The Khronos Group have been busy helping free game-makers from the clutches of the DirectX API with new Vulkan functionality, but it was feared the new multi-GPU support for the open-source API was going to be limited to Windows 10. Thankfully, that’s not the case.
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A couple of weeks ago San Francisco was inundated with more game developers than have been ‘let go’ by EA for the annual Game Developers Conference. It was there the Khronos Group – a collaborative collection of companies creating open standards for cross-platform tech and definitely not an evil conglomerate from a Bond film – spoke about a number of new extensions they were releasing for virtual reality and multi-GPU support.
In the multi-GPU presentation it was suggested that for it to work within the Vulkan API multi-GPU support required the Windows Display Driver Model (WDDM) had to be put in Linked Display Adapter (LDA) mode. Some saw that as meaning Vulkan would only operate with more than one graphics card under Windows 10, but the Khronos Group have explicitly stated that is not the case.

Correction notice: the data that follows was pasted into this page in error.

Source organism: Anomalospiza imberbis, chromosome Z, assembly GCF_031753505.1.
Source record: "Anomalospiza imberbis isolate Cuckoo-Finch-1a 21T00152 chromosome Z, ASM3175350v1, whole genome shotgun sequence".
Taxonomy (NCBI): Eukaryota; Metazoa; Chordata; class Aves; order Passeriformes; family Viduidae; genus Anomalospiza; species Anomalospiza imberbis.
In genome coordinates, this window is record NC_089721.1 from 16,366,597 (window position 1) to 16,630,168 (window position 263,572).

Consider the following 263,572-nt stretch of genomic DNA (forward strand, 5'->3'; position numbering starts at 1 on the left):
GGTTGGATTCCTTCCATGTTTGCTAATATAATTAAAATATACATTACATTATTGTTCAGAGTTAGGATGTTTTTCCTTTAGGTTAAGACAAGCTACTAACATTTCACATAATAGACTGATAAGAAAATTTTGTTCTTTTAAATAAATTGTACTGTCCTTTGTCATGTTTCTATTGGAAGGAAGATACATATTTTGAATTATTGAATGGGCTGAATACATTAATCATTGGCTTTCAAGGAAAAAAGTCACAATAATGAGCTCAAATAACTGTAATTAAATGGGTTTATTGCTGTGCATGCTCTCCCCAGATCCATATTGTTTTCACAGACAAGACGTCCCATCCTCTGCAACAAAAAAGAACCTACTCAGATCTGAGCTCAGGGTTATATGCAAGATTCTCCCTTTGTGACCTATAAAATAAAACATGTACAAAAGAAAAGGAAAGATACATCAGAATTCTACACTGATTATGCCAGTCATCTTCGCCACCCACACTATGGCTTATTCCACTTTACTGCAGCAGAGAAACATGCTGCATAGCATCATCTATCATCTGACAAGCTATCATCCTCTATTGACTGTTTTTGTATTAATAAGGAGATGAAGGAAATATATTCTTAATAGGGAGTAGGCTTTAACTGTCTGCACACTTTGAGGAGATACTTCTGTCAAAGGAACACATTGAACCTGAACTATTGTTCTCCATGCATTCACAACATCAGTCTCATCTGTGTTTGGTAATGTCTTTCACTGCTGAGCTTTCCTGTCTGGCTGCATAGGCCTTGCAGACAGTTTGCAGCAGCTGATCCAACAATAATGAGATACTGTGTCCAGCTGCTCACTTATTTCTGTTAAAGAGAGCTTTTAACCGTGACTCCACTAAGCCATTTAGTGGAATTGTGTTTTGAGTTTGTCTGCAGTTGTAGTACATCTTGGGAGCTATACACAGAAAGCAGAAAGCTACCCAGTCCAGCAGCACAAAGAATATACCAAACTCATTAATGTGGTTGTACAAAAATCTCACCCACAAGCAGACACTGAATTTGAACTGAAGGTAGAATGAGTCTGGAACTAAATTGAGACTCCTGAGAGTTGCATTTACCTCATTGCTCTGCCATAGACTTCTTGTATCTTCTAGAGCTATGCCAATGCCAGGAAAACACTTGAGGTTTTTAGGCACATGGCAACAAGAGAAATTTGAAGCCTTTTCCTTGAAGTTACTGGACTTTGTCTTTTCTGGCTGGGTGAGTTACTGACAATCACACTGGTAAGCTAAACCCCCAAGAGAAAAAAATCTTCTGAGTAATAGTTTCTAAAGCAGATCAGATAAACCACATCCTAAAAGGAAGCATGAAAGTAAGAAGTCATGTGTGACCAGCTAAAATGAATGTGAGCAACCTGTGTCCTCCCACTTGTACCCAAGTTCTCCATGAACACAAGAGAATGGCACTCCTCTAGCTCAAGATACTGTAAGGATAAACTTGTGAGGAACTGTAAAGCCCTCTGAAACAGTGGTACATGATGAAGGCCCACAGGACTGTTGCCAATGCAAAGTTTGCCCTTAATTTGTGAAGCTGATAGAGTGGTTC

It turns out they were only referring to the easiest method of getting Vulkan playing nice with multiple GPUs under a Windows OS and that it’s not necessary to use either WDDM or LDA with Linux. They also state that any Windows OS will function with the LDA mode that makes multi-GPU easier.
Though I’ve got to say getting just one modern graphics card running in a Linux environment has given me many a sleepless night in the past. The thought of trying to get a pair of new GPUs running and gaming in a way that doesn’t lead to irrevocable blindness and/or brain seizures, does fill me with not a little terror.
Having a big multi-GPU array, however, could be the best way to get high-resolution performance out of the mighty Star Citizen/Squadron 42 when that does finally ship. With the announcement Cloud Imperium Games are ignoring DirectX 12 in favour of the Vulkan API the Microsoft alternative is certainly getting some increased traction.